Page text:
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Examiner
  • Jason Offutt: Slowly, carefully unwrap the Twinkie

  •  The cookies were chewy, just not the normal kind of chewy. Instead of flour as the main ingredient, this cookie recipe called for bananas and, quite possibly, recycled shoes. The kids enjoyed them anyway.

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  •  The cookies were chewy, just not the normal kind of chewy. Instead of flour as the main ingredient, this cookie recipe called for bananas and, quite possibly, recycled shoes. The kids enjoyed them anyway.
    This didn’t surprise my wife or me because when it comes to junk food, our children simply don’t know any better.
    We’ve tried to wean ourselves, and our unsuspecting children, off foods that are trying to kill us. Potato chips, soda, and Hostess Fruit Pies (that are most probably considered lethal weapons in Europe) are just never in our house. If the food isn’t there, we won’t eat it.
    The result is our 8-year-old and 6-year-old will willingly eat broccoli not knowing that makes them just as strange to other children as if they could shoot laser beams from their eyes.
    And it’s beginning to wear on us.
    “I think I should buy some potato chips,” my wife said as we compiled the weekly grocery list.
    Considering this is the same person who asks, “Did you put flax seed in that?” every time I cook something, this struck me as odd.
    “Why?”
    She frowned. Yes, something strange was going on.
    “Do you think we’re depriving our kids?”
    Hmm, by increasing their life spans? Probably not. But I knew where she was coming from.
    As a child, my family usually had a can of Hawaiian Punch in the fridge (two triangular holes punched in the top with a church key) and a box of Sugar Frosted Flakes in the cabinet. The grease in our Fry Daddy was solid and white because it was pure lard. The names of these foods may have changed, but the health factor of the average American kitchen is roughly the same – bad.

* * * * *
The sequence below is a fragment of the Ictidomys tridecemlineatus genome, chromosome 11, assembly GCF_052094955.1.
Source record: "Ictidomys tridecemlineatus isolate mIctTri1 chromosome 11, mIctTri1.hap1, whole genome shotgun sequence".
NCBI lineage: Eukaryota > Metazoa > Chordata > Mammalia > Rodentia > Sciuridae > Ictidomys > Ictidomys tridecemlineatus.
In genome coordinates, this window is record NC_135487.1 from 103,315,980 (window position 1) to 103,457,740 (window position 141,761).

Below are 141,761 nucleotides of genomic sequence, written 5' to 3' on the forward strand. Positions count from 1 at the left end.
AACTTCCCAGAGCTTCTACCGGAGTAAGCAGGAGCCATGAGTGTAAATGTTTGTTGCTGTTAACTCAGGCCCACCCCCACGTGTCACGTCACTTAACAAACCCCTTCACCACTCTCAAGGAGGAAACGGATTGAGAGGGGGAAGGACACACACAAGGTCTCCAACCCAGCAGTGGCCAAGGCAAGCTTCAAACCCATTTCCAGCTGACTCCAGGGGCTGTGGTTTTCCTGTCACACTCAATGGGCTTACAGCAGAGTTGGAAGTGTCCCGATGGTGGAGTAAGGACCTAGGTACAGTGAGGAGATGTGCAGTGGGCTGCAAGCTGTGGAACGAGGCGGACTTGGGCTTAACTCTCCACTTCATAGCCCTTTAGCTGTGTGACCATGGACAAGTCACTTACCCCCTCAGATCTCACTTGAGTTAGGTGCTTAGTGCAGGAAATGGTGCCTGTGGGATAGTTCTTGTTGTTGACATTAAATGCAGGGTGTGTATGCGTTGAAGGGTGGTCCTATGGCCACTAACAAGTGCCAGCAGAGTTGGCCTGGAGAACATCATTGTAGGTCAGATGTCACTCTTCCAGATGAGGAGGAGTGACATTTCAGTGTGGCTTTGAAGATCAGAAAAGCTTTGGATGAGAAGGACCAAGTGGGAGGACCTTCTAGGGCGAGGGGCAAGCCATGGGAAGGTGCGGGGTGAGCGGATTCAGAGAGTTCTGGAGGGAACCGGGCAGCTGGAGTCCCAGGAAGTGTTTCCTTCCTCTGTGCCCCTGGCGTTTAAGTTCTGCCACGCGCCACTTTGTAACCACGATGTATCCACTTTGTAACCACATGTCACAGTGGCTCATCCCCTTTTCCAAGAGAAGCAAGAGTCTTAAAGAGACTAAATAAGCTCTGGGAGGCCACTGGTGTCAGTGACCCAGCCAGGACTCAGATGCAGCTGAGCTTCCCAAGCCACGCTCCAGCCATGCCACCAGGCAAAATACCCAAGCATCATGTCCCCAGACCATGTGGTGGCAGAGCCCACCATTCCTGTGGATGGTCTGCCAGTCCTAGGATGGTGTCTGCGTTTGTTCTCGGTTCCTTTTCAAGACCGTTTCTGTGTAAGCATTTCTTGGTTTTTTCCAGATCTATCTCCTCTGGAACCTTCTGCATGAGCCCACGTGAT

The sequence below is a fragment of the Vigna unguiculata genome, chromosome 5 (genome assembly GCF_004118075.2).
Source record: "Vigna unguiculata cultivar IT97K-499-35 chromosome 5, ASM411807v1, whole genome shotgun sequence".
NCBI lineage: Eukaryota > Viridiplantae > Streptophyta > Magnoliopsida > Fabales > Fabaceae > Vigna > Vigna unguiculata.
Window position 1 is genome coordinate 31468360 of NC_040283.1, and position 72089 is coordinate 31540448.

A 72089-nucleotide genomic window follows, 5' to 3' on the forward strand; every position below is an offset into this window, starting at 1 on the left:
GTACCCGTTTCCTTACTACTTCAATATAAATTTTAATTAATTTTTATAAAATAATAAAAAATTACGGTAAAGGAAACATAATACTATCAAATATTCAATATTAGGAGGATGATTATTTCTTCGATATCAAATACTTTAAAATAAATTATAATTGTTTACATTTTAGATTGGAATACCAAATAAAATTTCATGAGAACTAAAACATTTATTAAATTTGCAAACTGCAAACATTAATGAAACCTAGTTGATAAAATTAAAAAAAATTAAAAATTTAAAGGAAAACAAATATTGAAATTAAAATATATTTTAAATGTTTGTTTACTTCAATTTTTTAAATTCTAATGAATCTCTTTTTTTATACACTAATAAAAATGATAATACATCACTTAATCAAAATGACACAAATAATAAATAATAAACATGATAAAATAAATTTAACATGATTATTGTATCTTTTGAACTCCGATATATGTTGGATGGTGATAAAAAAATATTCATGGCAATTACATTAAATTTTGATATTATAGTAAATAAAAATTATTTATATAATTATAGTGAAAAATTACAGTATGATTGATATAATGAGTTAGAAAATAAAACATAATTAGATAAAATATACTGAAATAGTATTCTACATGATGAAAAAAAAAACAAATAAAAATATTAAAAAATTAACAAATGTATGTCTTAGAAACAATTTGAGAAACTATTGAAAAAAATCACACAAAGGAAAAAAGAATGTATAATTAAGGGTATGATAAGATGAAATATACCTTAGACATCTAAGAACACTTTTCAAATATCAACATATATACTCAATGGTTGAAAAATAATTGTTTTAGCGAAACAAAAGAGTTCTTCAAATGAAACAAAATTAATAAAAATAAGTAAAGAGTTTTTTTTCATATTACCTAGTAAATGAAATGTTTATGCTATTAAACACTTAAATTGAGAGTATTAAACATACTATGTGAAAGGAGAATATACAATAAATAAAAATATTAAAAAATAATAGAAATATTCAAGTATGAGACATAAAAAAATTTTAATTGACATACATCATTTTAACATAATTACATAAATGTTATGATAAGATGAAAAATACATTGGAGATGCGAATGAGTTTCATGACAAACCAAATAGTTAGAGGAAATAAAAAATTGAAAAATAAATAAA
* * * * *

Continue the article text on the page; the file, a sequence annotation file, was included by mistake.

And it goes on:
Our kids are not only benefiting from our anti-junk-food stance, they’re suffering from it as well. They don’t know how awesome Pop Tarts are. They’ll eventually eat one of these fat-filled pastries at a friend’s house and go into a delicious coma.
    Maybe we should occasionally feed our children food normal Americans eat so their systems won’t face such a shock whenever some company starts making Twinkies again.
    Of course, it hasn’t been easy adjusting our new diet. I grew up on a farm where each meal was comprised mostly of animal fat and salt. I like that stuff. Trouble is, it’ll kill you.
    The average American diet of fried food, sugar, processed meat, dairy products, and refined grains, is leading us to “premature death,” according to an article in The American Journal of Medicine.
    Great. Like worrying about our country’s financial crisis and a space alien invasion weren’t bad enough.
    Page 2 of 2 - Still, the picture that went along with the article looked pretty tasty. Country ham, french fries, sausage, fried eggs, and bacon served on a bed of pork and beans.
    Sorry, I’m starting to drool.
    “Yes,” I told her. “You’re right. Maybe we should treat the kids to something dangerous every once in a while.”
    So she bought them chips. Baked, all-natural popcorn chips. Hey, we have to ease the kids into this, you know.
    Follow Jason Offutt on Twitter @TheJasonOffutt.
     
     
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